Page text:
Canadian Banks Finally Getting a Tax Hit
We are all familiar with the term “the rich get richer, and the poor get poorer”, and in some cases the same could be said about businesses. It always seems like the big corporations and the lending institutions like our banks who rake in a decent profit also get the best tax breaks.
This may be all about to change in at least one instance. A $1.24 billion tax loophole may be on the verge of being closed for the banks.
This comes as a result of a proposal that exists in the Federal budget. Currently banks are allowed to claim an income tax deduction when they pay out some form of dividends under specific derivatives contracts. It is a complex financial dealing, and one that is way above the heads of the average citizen. It is often this type of complexity that causes us to create a closed mind so we really don’t know what is going on in these financial institutions. We do know that there is always talk about them increasing their service prices, and tacking new ones on. All of this taking place while big announcements are being made about the large volume of profit they are raking in.
If this proposal is accepted it will mean that the government can expect to recoup about $365 million from what would have been tax deduction in the next fiscal year. Then if you carry this forward for a total of four years the amount saved re the tax deductions would amount to $1.24 billion. T hat is a whopping amount of money, and for once instead of the general public feeling the brunt of a tax hit, those who can afford it are.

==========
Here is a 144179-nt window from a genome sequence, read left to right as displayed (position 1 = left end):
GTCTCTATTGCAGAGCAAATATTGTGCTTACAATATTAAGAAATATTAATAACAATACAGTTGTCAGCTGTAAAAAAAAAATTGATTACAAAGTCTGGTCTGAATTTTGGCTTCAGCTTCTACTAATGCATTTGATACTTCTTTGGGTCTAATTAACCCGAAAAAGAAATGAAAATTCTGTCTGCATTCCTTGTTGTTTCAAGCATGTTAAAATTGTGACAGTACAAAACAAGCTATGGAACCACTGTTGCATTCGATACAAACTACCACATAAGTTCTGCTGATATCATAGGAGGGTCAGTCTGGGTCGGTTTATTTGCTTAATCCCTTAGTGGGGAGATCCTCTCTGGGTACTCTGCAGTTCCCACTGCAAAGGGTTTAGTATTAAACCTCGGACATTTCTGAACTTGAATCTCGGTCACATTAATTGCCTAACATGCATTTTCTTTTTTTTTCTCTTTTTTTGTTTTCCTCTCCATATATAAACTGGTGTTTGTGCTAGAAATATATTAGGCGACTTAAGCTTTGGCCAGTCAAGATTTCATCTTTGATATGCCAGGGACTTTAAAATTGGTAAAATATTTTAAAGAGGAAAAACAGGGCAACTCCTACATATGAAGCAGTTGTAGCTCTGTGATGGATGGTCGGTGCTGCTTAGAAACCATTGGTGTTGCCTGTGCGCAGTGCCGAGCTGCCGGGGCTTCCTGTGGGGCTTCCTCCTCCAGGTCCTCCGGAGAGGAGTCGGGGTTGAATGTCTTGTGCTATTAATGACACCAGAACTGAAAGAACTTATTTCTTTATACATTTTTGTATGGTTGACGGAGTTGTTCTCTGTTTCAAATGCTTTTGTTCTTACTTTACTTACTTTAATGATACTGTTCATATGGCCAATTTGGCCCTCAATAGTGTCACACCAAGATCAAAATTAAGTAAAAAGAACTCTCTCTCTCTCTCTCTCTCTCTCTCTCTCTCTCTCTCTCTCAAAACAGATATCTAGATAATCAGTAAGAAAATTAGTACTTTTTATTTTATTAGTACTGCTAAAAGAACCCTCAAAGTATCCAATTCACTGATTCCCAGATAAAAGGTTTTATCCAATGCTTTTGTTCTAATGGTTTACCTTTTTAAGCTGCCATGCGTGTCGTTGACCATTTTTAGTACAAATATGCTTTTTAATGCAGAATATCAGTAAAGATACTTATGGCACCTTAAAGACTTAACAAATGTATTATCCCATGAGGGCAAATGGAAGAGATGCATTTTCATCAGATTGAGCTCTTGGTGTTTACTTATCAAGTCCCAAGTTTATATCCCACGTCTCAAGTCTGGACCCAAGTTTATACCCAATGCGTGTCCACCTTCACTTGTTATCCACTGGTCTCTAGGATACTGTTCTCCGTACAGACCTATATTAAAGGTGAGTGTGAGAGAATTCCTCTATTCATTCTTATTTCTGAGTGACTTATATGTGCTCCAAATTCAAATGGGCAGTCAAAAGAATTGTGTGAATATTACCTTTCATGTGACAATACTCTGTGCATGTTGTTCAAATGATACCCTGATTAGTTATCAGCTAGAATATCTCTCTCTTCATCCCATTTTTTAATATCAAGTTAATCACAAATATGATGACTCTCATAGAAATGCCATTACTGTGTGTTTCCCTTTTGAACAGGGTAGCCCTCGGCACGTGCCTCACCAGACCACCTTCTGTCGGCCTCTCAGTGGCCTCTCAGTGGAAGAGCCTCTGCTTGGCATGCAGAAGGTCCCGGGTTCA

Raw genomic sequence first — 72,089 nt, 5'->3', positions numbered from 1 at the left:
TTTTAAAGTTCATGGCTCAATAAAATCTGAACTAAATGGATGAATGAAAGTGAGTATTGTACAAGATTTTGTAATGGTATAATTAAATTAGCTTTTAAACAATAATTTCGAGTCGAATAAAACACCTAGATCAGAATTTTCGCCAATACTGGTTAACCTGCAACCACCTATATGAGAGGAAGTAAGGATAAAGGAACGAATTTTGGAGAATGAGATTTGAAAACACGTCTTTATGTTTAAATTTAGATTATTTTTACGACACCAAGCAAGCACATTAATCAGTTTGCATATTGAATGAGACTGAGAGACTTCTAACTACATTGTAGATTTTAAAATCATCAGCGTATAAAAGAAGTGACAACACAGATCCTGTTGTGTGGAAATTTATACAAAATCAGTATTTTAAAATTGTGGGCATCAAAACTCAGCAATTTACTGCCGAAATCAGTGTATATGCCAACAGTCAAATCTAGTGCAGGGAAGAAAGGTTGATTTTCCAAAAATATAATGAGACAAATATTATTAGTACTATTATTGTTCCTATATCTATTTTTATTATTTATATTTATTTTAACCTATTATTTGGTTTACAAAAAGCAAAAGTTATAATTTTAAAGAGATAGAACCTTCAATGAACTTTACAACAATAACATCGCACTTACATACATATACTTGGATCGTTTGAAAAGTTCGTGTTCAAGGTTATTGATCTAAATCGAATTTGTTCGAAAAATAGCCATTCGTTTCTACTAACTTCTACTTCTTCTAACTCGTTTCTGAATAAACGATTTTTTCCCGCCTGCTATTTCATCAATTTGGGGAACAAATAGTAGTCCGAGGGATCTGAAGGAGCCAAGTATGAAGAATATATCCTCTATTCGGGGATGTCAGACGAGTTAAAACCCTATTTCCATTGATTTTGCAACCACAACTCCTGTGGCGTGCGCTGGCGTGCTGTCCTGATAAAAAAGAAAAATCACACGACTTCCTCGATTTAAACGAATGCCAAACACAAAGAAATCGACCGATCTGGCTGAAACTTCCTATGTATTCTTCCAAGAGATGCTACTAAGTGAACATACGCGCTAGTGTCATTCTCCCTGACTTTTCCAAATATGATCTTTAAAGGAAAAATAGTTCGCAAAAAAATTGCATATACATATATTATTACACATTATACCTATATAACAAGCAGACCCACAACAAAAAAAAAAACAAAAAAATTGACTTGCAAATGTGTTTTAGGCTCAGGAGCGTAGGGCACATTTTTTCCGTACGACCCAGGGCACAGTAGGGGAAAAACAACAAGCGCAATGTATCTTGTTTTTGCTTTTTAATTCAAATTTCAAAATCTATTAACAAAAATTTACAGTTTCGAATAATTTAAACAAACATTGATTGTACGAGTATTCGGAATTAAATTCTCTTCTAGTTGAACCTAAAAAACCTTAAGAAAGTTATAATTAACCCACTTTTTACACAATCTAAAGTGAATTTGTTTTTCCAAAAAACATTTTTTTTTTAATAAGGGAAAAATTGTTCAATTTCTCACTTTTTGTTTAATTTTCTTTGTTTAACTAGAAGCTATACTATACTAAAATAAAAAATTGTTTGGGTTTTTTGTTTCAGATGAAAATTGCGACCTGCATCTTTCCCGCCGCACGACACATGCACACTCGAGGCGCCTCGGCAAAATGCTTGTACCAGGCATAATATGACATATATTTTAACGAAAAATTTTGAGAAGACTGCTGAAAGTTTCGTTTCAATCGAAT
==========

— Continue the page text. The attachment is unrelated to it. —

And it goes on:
You can bet the banking institutions who will be affected by this on the whole are not happy. They will be scrutinizing this and no doubt coming back with their arguments once done. Now the banks are already crying the blues indicating that their industry sits as being one of the most highly tax industries there is. It is said that they collectively paid almost $8 billion in the 2013 tax years. Isn’t this understandable since they are also one of the most lucrative industries in existence? You only pay taxes on what you may right? So how can an entity that enjoys such high profit margins possibly complain about being in this type of tax position. Just imagine having to pay that amount of taxes after possibly having the advantage of prominent tax loopholes.